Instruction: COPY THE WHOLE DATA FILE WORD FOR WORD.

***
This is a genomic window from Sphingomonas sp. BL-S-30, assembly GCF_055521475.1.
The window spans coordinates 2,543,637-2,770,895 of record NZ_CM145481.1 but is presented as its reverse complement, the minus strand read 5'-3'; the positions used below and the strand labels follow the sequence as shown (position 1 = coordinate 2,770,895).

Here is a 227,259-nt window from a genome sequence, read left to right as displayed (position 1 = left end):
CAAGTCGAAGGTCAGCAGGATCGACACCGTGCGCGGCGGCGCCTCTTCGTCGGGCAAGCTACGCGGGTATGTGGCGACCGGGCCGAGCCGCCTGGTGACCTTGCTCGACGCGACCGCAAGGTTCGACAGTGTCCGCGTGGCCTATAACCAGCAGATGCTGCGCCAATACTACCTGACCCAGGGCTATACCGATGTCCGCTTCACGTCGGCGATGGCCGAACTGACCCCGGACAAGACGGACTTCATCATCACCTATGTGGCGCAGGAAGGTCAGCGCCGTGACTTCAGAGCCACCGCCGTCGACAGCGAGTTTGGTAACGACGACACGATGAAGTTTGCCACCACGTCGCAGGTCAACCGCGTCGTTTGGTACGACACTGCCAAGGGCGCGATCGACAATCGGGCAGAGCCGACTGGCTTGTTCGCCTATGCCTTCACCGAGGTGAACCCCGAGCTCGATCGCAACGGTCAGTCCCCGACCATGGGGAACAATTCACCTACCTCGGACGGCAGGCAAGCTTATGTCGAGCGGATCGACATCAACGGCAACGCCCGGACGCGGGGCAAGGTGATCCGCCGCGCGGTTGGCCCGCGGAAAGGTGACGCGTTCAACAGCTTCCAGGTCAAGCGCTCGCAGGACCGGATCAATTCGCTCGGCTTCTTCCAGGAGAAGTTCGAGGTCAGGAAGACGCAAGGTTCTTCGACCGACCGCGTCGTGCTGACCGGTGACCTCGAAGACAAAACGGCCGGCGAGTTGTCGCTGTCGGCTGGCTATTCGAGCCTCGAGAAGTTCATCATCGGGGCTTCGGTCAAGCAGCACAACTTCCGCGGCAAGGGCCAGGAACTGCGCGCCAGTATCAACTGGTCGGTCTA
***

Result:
This is a genomic window from Sphingomonas sp. BL-S-30, assembly GCF_055521475.1.
The window spans coordinates 2,543,637-2,770,895 of record NZ_CM145481.1 but is presented as its reverse complement, the minus strand read 5'-3'; the positions used below and the strand labels follow the sequence as shown (position 1 = coordinate 2,770,895).

Here is a 227,259-nt window from a genome sequence, read left to right as displayed (position 1 = left end):
CAAGTCGAAGGTCAGCAGGATCGACACCGTGCGCGGCGGCGCCTCTTCGTCGGGCAAGCTACGCGGGTATGTGGCGACCGGGCCGAGCCGCCTGGTGACCTTGCTCGACGCGACCGCAAGGTTCGACAGTGTCCGCGTGGCCTATAACCAGCAGATGCTGCGCCAATACTACCTGACCCAGGGCTATACCGATGTCCGCTTCACGTCGGCGATGGCCGAACTGACCCCGGACAAGACGGACTTCATCATCACCTATGTGGCGCAGGAAGGTCAGCGCCGTGACTTCAGAGCCACCGCCGTCGACAGCGAGTTTGGTAACGACGACACGATGAAGTTTGCCACCACGTCGCAGGTCAACCGCGTCGTTTGGTACGACACTGCCAAGGGCGCGATCGACAATCGGGCAGAGCCGACTGGCTTGTTCGCCTATGCCTTCACCGAGGTGAACCCCGAGCTCGATCGCAACGGTCAGTCCCCGACCATGGGGAACAATTCACCTACCTCGGACGGCAGGCAAGCTTATGTCGAGCGGATCGACATCAACGGCAACGCCCGGACGCGGGGCAAGGTGATCCGCCGCGCGGTTGGCCCGCGGAAAGGTGACGCGTTCAACAGCTTCCAGGTCAAGCGCTCGCAGGACCGGATCAATTCGCTCGGCTTCTTCCAGGAGAAGTTCGAGGTCAGGAAGACGCAAGGTTCTTCGACCGACCGCGTCGTGCTGACCGGTGACCTCGAAGACAAAACGGCCGGCGAGTTGTCGCTGTCGGCTGGCTATTCGAGCCTCGAGAAGTTCATCATCGGGGCTTCGGTCAAGCAGCACAACTTCCGCGGCAAGGGCCAGGAACTGCGCGCCAGTATCAACTGGTCGGTCTA